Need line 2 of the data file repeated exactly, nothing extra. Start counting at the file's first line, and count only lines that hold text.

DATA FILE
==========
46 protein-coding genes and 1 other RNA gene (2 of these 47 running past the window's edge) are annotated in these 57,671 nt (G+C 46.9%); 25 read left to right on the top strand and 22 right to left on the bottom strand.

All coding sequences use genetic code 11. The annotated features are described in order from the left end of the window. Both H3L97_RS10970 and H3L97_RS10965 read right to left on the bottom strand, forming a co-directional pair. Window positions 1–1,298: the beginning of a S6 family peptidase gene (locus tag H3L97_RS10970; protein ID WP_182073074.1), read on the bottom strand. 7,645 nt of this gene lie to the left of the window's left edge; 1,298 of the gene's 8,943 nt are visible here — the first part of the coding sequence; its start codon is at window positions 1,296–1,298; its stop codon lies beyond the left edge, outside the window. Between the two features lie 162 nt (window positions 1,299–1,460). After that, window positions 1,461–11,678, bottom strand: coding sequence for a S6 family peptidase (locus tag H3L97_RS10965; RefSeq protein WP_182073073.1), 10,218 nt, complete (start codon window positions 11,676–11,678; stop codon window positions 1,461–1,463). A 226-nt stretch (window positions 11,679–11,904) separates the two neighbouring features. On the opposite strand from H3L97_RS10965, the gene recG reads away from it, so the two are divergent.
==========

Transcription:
All coding sequences use genetic code 11. The annotated features are described in order from the left end of the window. Both H3L97_RS10970 and H3L97_RS10965 read right to left on the bottom strand, forming a co-directional pair. Window positions 1–1,298: the beginning of a S6 family peptidase gene (locus tag H3L97_RS10970; protein ID WP_182073074.1), read on the bottom strand. 7,645 nt of this gene lie to the left of the window's left edge; 1,298 of the gene's 8,943 nt are visible here — the first part of the coding sequence; its start codon is at window positions 1,296–1,298; its stop codon lies beyond the left edge, outside the window. Between the two features lie 162 nt (window positions 1,299–1,460). After that, window positions 1,461–11,678, bottom strand: coding sequence for a S6 family peptidase (locus tag H3L97_RS10965; RefSeq protein WP_182073073.1), 10,218 nt, complete (start codon window positions 11,676–11,678; stop codon window positions 1,461–1,463). A 226-nt stretch (window positions 11,679–11,904) separates the two neighbouring features. On the opposite strand from H3L97_RS10965, the gene recG reads away from it, so the two are divergent.